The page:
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First bottled beer

The birth of bottled beer seems to have been the result of a ‘happy accident’ on the banks of a picturesque river in Hertfordshire, England, in 1568.

The story goes that a certain Alexander Nowell, who was Dean of St Paul’s cathedral at the time (an impressive wooden version pre-Sir Christopher Wren’s iconic stone London landmark), was out fishing. Some reports say he was on the Thames, near his church, but it was almost certainly the River Ash in the parish of Much Hadham, about 35 miles away, where he had a manor.

To give a bit of a backstory, Nowell was a fanatical fisherman. I mean, he loved it almost more than preaching sermons. Izaak Walton sums it up best in his ‘Life of Alexander Nowell, Dean of St. Paul’s’ by Ralph Churton (published 1809), when he says:

“[he is]…noted for his meek spirit, deep learning, prudence, and piety… This good man was observed to spend a tenth of his time in angling… and to bestow a tenth of his revenue, and usually all of his fish, amongst the poor who inhabited near to those rivers”.

But what’s fishing got to do with bottled beer, I hear you cry? Well, Nowell would have packed everything he needed for a day of sitting and casting on the riverbank. Amongst his victuals was a bottle that he’d filled with his own household’s home-brewed beer and stoppered with a cork. The beer that was common in this early Elizabethan period was known to be flat and not very strong. We will never know the exact type of ale it was, but beer was commonly made from malted barley, water and spices in the sixteenth century. Those made with hops could be stored longer but tended to be surprisingly light in ABV (beer was even drunk by children instead of water, which they thought carried diseases like cholera).

At some point during the day, presumably as he walked up and down the river, he lost his bottle of beer. This is where Thomas Fuller, an English churchman, historian and prolific writer, picks up the story in his famous book The History of the Worthies of England. Admittedly, it was published in 1662, just under 100 years after the event, but it is the main reason why Nowell is attributed with the ‘invention’ of bottled beer.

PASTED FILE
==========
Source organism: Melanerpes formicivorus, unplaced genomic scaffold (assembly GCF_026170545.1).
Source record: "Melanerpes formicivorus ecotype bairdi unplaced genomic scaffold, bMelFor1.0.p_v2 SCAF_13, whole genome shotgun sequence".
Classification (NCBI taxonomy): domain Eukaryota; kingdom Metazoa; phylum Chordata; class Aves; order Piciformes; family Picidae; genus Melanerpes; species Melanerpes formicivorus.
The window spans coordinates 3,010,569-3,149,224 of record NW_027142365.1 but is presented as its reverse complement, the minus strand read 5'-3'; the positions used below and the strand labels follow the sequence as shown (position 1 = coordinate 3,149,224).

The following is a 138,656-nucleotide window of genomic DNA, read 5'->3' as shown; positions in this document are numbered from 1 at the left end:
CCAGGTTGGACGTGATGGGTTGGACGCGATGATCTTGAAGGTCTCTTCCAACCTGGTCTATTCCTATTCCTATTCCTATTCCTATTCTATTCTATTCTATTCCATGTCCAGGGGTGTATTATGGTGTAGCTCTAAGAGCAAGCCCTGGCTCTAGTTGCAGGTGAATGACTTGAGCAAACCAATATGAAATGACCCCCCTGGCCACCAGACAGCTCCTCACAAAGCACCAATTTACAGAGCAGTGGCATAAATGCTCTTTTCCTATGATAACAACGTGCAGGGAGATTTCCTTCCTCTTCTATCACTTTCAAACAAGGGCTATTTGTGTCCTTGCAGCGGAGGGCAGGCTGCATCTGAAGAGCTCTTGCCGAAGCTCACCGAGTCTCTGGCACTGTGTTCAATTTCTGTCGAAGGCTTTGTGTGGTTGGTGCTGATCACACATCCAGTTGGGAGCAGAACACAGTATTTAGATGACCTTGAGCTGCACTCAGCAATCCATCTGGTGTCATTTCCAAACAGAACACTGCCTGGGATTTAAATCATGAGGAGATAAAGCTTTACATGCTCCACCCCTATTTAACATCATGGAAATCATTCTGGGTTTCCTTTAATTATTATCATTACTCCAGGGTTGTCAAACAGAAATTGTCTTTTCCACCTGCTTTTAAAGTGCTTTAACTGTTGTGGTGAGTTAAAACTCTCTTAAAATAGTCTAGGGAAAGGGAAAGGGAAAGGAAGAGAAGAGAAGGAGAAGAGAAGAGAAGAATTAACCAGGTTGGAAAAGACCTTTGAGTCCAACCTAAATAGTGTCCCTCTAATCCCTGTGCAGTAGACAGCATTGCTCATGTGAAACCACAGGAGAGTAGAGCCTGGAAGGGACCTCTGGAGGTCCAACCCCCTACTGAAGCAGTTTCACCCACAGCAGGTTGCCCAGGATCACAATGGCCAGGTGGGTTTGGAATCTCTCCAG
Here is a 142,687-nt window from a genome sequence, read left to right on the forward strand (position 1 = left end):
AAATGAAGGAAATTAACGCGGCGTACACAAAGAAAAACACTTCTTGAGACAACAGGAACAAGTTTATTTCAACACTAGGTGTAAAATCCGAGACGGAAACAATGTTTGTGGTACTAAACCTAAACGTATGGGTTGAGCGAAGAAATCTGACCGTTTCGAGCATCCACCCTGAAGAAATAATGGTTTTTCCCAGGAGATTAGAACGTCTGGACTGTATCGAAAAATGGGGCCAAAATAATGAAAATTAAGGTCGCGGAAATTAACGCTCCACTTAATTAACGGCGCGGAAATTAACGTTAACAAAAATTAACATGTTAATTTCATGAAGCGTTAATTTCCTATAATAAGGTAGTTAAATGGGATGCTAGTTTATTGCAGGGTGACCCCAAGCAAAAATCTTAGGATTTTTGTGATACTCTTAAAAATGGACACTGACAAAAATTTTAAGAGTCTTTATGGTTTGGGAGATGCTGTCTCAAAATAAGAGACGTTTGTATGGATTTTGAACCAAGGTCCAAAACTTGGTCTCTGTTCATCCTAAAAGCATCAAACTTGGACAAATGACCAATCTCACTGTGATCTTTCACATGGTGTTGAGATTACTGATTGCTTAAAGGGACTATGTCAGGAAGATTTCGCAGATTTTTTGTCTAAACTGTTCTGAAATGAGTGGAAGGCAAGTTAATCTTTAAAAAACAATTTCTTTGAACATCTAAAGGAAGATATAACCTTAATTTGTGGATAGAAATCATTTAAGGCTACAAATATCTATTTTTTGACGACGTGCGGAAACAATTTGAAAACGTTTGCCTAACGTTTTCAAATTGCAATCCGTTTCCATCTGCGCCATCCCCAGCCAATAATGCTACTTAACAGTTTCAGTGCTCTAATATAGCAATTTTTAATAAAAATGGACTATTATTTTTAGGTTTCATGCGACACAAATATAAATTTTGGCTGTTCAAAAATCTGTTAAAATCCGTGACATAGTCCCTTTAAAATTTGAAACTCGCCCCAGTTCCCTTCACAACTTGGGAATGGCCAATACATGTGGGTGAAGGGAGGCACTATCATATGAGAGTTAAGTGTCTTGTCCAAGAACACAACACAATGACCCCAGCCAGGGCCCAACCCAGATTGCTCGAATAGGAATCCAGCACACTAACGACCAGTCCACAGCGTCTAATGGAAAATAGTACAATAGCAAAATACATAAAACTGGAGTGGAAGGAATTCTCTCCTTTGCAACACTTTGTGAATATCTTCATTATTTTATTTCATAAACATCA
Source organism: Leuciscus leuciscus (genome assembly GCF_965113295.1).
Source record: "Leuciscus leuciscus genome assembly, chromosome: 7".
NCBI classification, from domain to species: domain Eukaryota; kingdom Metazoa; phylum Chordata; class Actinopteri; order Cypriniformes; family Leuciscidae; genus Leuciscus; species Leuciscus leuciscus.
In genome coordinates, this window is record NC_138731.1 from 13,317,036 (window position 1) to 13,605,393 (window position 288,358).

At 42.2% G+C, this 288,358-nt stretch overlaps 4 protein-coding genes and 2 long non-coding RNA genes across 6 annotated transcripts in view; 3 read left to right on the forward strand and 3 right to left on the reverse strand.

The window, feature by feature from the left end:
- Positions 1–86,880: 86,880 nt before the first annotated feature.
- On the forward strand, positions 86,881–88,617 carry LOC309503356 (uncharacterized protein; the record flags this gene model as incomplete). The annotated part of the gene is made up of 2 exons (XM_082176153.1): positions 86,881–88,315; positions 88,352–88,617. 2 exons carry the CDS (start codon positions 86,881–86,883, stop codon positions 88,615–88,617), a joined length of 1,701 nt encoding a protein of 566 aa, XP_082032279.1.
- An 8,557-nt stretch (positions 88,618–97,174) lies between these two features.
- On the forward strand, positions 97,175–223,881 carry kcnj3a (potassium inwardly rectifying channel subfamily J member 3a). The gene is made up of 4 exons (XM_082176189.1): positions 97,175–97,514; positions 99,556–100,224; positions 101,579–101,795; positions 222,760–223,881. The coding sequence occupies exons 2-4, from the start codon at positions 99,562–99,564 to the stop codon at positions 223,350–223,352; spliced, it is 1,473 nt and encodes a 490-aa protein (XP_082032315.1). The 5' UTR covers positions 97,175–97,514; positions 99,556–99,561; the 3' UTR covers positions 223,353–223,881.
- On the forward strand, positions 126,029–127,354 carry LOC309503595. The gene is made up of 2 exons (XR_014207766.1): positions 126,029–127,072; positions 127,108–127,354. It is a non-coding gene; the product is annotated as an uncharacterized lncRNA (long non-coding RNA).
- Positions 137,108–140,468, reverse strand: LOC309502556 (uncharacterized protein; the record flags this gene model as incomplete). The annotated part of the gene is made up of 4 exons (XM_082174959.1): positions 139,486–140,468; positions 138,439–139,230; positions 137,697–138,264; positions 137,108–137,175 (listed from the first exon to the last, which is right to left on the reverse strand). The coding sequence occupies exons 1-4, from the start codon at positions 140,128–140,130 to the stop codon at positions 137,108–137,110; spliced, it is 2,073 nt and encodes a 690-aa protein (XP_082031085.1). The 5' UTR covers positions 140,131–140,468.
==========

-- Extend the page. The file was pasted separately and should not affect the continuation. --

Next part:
“…that leaving a Bottle of Ale (when fishing) in the Grasse; he found it some dayes after, no Bottle, but a Gun, such the sound at the opening thereof: And this is believed (Casualty is Mother of more Inventions than Industry) the Original of bottled-Ale in England.”

This momentous day was said to be the 13th July 1568 (not that anyone really knows for sure). Of course, what had happened was that his beer, in the days after being lost, had undergone a natural secondary fermentation in the bottle. This carbonation process led to a build-up of carbon dioxide that needed to escape, hence the explosion of noise when it was uncorked again. This would almost certainly have surprised Nowell, who was more used to a bubble-free beer, but he is no inventor. Just a man who observed, and presumably documented and talked about, the phenomenon – and thereby establishing his place firmly in beer folklore.

It wasn’t until the mid- to late-seventeenth century that commercial beer bottling started to take place in earnest – and only really because glass manufacturing had become more sophisticated and the glass stronger. Up until then, most bottles exploded when filled with a liquid undergoing carbonation.

But what became of Alexander Nowell? He went on to live a long and happy life, full of fishing and beer no doubt, before passing away on 13th February 1602 at the age of 85 (44 years of which he was Dean of St. Paul’s church).


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